• I curate. I spend a lot of time following hundreds of blogs and Twitter streams, picking out the best bits and distributing links to them via Twitter, Delicious, Google Reader, and of course this blog. As I like to say, I find this stuff so you don’t have to.
  • Of the stuff I read, a lot comes from sectors other than the public, and so I spend time thinking how emergent technology and ideas can be applied to public services. I guess I just put stuff into context. It isn’t that hard, and the joy of it is that I don’t need to have too many original thoughts of my own.
  • I write longer pieces than blog posts, like the Twitter guide – and I have some more of these planned. Hopefully they are useful for those that download and read them, and they promote LP as a helpful company who know more or less what they are talking about
  • I have ideas. 99% of them are stupid and never go anywhere. The other 1% are stupid but get made less stupid by someone else, and may end up actually happening.
  • I get wind of potentially interesting projects for Learning Pool to be involved with, which are often way outside the usual day to day business of the company. I do my best to win the work, and after completing it, we decide whether it is an activity that could be ‘productised’ and marketed as a service we could offer more widely.
  • Finally, I share stuff. Pretty much everything I ever think gets written up and published, whether here or on Twitter. I also try to share the interesting stories I come across in local government, finding the pockets of great innovation that are going on and making more people aware of it, so everyone benefits. My recent interview with Mark Lloyd is an example of that. I’m always looking for more.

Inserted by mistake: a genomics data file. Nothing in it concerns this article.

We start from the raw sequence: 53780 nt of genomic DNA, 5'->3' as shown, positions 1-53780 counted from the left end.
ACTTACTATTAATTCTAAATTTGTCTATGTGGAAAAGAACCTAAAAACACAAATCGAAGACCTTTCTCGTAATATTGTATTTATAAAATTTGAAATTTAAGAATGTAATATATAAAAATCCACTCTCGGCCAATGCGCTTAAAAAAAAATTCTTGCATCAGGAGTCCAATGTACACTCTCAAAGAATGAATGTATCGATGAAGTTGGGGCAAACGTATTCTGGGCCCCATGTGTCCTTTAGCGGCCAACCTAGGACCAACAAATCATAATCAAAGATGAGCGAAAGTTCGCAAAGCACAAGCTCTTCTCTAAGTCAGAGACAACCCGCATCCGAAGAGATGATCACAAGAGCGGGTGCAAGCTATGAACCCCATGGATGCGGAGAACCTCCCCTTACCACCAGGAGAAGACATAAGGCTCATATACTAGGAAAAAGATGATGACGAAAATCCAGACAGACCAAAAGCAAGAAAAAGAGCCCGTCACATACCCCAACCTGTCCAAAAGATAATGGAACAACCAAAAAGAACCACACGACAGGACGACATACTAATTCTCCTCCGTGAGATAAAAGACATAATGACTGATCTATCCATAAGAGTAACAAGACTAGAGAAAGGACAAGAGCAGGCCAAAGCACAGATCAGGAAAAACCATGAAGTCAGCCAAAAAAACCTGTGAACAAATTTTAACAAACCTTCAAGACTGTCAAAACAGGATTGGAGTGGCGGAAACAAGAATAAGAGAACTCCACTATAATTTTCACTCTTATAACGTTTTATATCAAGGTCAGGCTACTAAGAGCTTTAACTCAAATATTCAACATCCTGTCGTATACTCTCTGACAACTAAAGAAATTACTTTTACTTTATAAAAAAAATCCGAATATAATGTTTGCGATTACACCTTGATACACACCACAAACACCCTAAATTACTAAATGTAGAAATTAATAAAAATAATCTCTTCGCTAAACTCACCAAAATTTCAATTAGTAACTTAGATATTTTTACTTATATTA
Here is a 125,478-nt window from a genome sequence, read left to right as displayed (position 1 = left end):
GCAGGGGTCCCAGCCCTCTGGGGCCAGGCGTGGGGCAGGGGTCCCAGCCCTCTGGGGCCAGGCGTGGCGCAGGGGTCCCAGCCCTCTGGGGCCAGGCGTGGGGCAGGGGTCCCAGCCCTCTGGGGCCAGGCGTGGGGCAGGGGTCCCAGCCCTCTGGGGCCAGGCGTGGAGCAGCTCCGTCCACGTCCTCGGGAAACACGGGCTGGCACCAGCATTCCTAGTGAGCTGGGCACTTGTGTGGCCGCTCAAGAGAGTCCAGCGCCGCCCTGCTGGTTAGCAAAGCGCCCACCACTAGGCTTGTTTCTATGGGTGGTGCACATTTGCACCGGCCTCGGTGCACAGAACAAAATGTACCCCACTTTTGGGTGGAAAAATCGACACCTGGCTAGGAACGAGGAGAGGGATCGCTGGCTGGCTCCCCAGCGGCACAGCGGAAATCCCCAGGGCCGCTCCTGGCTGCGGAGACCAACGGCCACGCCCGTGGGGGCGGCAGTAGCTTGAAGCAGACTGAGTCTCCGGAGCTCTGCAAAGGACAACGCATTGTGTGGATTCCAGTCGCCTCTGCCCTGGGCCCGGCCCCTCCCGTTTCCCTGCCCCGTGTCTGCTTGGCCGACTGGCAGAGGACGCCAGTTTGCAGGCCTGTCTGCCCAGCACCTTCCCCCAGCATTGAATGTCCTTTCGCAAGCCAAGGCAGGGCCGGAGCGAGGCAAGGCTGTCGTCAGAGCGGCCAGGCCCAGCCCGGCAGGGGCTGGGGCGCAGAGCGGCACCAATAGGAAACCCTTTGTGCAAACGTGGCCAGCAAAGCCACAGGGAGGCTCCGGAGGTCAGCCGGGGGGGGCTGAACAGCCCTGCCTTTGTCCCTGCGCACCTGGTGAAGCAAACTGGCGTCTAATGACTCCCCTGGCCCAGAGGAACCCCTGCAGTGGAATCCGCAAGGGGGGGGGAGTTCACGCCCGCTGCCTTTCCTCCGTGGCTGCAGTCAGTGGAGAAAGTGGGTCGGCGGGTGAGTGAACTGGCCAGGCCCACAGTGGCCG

So that’s a brief run through of what I do. In practice, I spend a lot of time reading, mainly off the screen and mainly within Google Reader, and a lot of time out and about meeting people. There are worse ways of making a living.

Find what I’m reading

I’m still having a couple of technical problems here getting my delicious bookmarks posted up to the blog.

Just in case this is causing you a great deal of anguish – and I completely understand if it isn’t – you can find out what stuff I think is worth reading in two places:

  • there’s my delicious page itself, which also of cause has its own feed
  • and I have just started sharing things in Google Reader, and you can find all these items onĀ my public page – which, again, has a feed as well

Hopefully normal service will be resumed soon.

Update: This should now be fixed. The issue was, I think, with Delicious blocking access to the RSS feed – presumably they didn’t like me checking it automatically every hour to see if there was anything new there. By piping the Delicious feed through Feedburner, the problem is averted.